Sunday, May 10, 2015

Clearly Clever Clematis

Clematis albicoma
Not flamboyant like poppies or peonies, but for us devotees, nothing beats an herbaceous 'Viorna' clematis (Viorna is the name of a prominent semi-vining species in the Eastern woodlands that is the type of the sub-genus that includes the American clumping clematis: it has even been used as a Generic name for the section--not something I advocate). Superficially reminiscent of the Eurasian Clematis integrifolia--which I suspect they will prove to be related to as well one day--there is a great variation among and within the American clumpers: these pictures have been taken this past week at Denver Botanic Gardens and at my home. I begin with the rare Clematis albicoma, known from eight counties in Virginia and three in West Virginia) here blooming at Denver Botanic Gardens. The chartreuse flowers with a wonderfully hairy (albi=white; coma=hairdo) glow. How cool is that?

Clematis fremontii
I was privileged to see this in the wild north of Wichita on a wonderful fieldtrip four years ago led by Larry Vickerman, who directs Denver Botanic Gardens at Chatfield. I was struck the by the variability of flower color in the wild--and equally so with the colony I myself once planted at the entrance of the Rock Alpine Garden (I put in the personal note: quite a few artifacts of my tenure remain in that garden, but it has been so utterly transformed by my successors--especially Mike Kintgen--that these remnants are increasingly rare). You can't blame me for being proud of this one!

Clematis fremontii
Doesn't it look as though it's dancing?

Clematis fremontii
This one is beginning to form the incredible seedheads that are almost showier than the flowers when fully formed: they glisten gold and irridescent--incredible plant.

Clematis scottii
Mike Bone, propagator at Denver Botanic Gardens as well as the intrepid Curator of Steppe Collections, took me to a colony of this wonderful plant at the outskirts of Denver--I never dreamed it grew so close. I know it mostly from the Wet Mountain valley, where it is abundant.

Clematis fremontii x hirsutissima
Clematis pitcheri (? x fremontii)
I obtained this plant as Clematis pitcheri from Bluebird Nursery--and I suspect it may have some pitcheri in it--but since it only grows to a meter or so tall, and is much thicker leaved than true pitcheri, I wonder if it too doesn't represent a cross with C. fremontii? It seems to have hybrid vigor as you can see, and blooms on and off all summer....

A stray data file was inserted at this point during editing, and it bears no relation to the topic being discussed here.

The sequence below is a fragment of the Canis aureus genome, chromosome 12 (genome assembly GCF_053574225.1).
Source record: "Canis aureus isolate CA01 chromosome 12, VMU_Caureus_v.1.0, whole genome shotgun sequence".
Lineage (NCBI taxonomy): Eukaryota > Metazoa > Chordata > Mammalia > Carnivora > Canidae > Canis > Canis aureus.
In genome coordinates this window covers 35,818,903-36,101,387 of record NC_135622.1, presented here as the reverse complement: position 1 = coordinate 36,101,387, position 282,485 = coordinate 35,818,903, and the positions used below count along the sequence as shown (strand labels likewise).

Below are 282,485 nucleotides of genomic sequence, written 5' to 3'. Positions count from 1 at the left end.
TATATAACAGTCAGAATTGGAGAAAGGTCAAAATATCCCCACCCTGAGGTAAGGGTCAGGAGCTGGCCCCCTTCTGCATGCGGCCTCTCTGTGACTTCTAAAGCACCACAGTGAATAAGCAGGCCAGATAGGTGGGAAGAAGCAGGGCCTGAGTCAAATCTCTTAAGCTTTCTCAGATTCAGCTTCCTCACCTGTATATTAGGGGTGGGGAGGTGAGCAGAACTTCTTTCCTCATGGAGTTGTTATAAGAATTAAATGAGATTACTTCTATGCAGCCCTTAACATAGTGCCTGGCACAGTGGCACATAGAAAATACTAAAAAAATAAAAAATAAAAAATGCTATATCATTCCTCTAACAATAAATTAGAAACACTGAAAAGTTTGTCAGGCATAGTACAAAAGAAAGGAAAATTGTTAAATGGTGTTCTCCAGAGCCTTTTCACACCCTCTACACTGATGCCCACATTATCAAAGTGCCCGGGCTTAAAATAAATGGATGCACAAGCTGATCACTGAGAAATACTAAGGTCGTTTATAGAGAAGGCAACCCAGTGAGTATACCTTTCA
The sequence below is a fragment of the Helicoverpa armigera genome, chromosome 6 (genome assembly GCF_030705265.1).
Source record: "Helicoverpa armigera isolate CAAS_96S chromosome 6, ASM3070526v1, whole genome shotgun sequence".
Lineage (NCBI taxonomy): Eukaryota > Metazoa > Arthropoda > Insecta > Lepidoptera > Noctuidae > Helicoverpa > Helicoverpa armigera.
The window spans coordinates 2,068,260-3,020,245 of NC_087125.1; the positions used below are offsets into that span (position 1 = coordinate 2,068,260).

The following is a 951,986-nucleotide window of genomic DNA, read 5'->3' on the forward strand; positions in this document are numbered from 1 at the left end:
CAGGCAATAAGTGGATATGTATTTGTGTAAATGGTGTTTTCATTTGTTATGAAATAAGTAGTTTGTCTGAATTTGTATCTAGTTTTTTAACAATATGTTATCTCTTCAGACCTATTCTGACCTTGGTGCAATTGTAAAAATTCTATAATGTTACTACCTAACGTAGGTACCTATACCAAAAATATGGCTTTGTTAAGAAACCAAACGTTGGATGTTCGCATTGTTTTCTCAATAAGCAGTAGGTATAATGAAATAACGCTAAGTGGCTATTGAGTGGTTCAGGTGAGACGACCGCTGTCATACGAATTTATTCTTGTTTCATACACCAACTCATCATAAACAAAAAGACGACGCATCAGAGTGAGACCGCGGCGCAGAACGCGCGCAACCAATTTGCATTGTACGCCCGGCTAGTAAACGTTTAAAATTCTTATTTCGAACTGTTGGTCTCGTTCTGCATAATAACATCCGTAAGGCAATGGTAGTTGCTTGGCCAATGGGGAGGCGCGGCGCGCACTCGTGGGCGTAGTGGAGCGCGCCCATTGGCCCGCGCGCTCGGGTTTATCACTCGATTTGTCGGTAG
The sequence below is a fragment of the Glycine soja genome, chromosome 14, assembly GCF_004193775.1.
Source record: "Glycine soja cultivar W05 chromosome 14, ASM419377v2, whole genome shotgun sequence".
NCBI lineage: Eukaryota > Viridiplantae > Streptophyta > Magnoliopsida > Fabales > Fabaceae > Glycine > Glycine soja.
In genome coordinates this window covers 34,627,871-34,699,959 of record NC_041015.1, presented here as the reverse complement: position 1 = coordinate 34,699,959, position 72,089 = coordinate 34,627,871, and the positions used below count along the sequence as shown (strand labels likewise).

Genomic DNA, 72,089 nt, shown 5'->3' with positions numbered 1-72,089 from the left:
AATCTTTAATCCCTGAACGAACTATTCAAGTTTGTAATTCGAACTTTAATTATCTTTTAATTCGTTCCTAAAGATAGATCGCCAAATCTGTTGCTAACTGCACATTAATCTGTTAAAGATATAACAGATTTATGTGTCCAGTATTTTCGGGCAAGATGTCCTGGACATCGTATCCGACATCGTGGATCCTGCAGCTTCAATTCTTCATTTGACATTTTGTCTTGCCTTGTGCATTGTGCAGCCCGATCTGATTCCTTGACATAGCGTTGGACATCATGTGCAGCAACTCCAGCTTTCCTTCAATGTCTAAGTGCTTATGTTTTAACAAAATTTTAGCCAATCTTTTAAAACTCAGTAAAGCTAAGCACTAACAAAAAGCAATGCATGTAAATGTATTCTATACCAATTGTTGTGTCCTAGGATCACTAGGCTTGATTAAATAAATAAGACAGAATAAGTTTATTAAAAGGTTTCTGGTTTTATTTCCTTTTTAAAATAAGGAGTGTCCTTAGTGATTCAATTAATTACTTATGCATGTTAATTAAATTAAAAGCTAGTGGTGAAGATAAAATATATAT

Clematis integrifolia 'Mongolian Bells'
Our super clump of lavender blue Mongolian Bells in the perennial border that Jan oversees in my garden. She approves of this!

Clematis integrifolia 'Mongolian Bells'
And an even bluer form of the same grex growing in the Plant Select garden at Denver Botanic Gardens. Now to get this, the white and pink and purple forms for my home garden....

If you haven't had enough of these, I've referenced these again and again in past blogs....and more than that too: I'm clearly smitten!


  1. That Clematis fremontii...I bet the people who look down their noses at the thought of botanizing east of Denver have no idea. I had no idea on that clematis, and I lived under 2 hours south.

  2. The clematis seeds you sent me have grown into nice little plants. I look forward to seeding how they turn out.

  3. Thanks for yet another great post. Common lore has it that Clematis hate root competition, which suggests they should be planted at a safe distance from "competitors". Any truth to that?

    And in what kind of soil are C. albicoma, C. fremontii and C. scottii growing at DBG? (A little research tells me that C. albicoma, for instance, is native to shale barrens, but that doesn't help me decide how to plant the single seedling I have of this species.)

  4. If you look at most of the plants above you will see they're growing amongst other plants: I don't think root competition is any more of a consideration for these as for many perennials. I find that matching them with plants that complement their growth form helps (i.e., not too be or spready).They seem to do best in well drained loam. For us: you may need more drainage in wetter climates.

  5. Thanks, that's very helpful.


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